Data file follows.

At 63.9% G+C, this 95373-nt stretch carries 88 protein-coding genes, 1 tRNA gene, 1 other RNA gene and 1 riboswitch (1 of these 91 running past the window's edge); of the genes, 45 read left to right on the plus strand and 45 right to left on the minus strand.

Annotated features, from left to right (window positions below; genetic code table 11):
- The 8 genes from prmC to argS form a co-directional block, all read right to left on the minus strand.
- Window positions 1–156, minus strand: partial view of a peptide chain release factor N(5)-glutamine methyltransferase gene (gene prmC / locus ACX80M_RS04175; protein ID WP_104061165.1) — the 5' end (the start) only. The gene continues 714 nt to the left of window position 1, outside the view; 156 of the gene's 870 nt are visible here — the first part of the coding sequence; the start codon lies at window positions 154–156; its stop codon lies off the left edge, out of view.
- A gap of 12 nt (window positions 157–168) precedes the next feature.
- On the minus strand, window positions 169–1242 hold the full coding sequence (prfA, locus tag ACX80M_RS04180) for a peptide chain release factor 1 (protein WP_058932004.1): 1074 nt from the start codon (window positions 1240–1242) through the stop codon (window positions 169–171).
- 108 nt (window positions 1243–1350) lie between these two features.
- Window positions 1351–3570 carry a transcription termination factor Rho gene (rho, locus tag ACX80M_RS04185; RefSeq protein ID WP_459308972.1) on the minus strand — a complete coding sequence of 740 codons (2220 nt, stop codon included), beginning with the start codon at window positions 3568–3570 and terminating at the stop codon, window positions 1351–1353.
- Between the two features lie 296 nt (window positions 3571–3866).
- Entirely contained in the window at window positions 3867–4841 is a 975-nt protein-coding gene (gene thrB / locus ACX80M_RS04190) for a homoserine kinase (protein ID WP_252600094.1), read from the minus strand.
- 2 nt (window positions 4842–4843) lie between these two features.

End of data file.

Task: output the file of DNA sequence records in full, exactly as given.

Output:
At 63.9% G+C, this 95373-nt stretch carries 88 protein-coding genes, 1 tRNA gene, 1 other RNA gene and 1 riboswitch (1 of these 91 running past the window's edge); of the genes, 45 read left to right on the plus strand and 45 right to left on the minus strand.

Annotated features, from left to right (window positions below; genetic code table 11):
- The 8 genes from prmC to argS form a co-directional block, all read right to left on the minus strand.
- Window positions 1–156, minus strand: partial view of a peptide chain release factor N(5)-glutamine methyltransferase gene (gene prmC / locus ACX80M_RS04175; protein ID WP_104061165.1) — the 5' end (the start) only. The gene continues 714 nt to the left of window position 1, outside the view; 156 of the gene's 870 nt are visible here — the first part of the coding sequence; the start codon lies at window positions 154–156; its stop codon lies off the left edge, out of view.
- A gap of 12 nt (window positions 157–168) precedes the next feature.
- On the minus strand, window positions 169–1242 hold the full coding sequence (prfA, locus tag ACX80M_RS04180) for a peptide chain release factor 1 (protein WP_058932004.1): 1074 nt from the start codon (window positions 1240–1242) through the stop codon (window positions 169–171).
- 108 nt (window positions 1243–1350) lie between these two features.
- Window positions 1351–3570 carry a transcription termination factor Rho gene (rho, locus tag ACX80M_RS04185; RefSeq protein ID WP_459308972.1) on the minus strand — a complete coding sequence of 740 codons (2220 nt, stop codon included), beginning with the start codon at window positions 3568–3570 and terminating at the stop codon, window positions 1351–1353.
- Between the two features lie 296 nt (window positions 3571–3866).
- Entirely contained in the window at window positions 3867–4841 is a 975-nt protein-coding gene (gene thrB / locus ACX80M_RS04190) for a homoserine kinase (protein ID WP_252600094.1), read from the minus strand.
- 2 nt (window positions 4842–4843) lie between these two features.